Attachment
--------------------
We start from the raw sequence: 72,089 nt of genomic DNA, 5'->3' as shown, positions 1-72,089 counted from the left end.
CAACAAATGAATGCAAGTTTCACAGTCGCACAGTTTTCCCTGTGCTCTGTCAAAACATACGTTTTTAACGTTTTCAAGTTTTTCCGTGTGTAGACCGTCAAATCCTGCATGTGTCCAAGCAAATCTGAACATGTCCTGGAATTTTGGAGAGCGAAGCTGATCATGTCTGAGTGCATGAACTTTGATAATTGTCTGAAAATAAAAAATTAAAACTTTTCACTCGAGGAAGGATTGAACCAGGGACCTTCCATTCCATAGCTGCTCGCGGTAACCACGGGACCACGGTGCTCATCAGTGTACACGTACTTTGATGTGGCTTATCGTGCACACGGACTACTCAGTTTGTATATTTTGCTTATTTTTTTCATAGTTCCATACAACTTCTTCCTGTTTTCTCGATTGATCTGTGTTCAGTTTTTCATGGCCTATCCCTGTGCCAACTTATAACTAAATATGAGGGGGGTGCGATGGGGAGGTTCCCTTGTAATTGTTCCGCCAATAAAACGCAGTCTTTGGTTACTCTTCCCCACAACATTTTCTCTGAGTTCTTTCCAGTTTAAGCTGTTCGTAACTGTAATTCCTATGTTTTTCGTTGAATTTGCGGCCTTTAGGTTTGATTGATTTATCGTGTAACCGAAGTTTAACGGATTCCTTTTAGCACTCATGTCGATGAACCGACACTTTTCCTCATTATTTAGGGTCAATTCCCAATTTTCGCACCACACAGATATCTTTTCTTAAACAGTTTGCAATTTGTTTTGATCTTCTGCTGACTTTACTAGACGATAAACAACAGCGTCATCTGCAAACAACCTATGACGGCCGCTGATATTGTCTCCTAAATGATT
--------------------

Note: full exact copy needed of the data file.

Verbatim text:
We start from the raw sequence: 72,089 nt of genomic DNA, 5'->3' as shown, positions 1-72,089 counted from the left end.
CAACAAATGAATGCAAGTTTCACAGTCGCACAGTTTTCCCTGTGCTCTGTCAAAACATACGTTTTTAACGTTTTCAAGTTTTTCCGTGTGTAGACCGTCAAATCCTGCATGTGTCCAAGCAAATCTGAACATGTCCTGGAATTTTGGAGAGCGAAGCTGATCATGTCTGAGTGCATGAACTTTGATAATTGTCTGAAAATAAAAAATTAAAACTTTTCACTCGAGGAAGGATTGAACCAGGGACCTTCCATTCCATAGCTGCTCGCGGTAACCACGGGACCACGGTGCTCATCAGTGTACACGTACTTTGATGTGGCTTATCGTGCACACGGACTACTCAGTTTGTATATTTTGCTTATTTTTTTCATAGTTCCATACAACTTCTTCCTGTTTTCTCGATTGATCTGTGTTCAGTTTTTCATGGCCTATCCCTGTGCCAACTTATAACTAAATATGAGGGGGGTGCGATGGGGAGGTTCCCTTGTAATTGTTCCGCCAATAAAACGCAGTCTTTGGTTACTCTTCCCCACAACATTTTCTCTGAGTTCTTTCCAGTTTAAGCTGTTCGTAACTGTAATTCCTATGTTTTTCGTTGAATTTGCGGCCTTTAGGTTTGATTGATTTATCGTGTAACCGAAGTTTAACGGATTCCTTTTAGCACTCATGTCGATGAACCGACACTTTTCCTCATTATTTAGGGTCAATTCCCAATTTTCGCACCACACAGATATCTTTTCTTAAACAGTTTGCAATTTGTTTTGATCTTCTGCTGACTTTACTAGACGATAAACAACAGCGTCATCTGCAAACAACCTATGACGGCCGCTGATATTGTCTCCTAAATGATT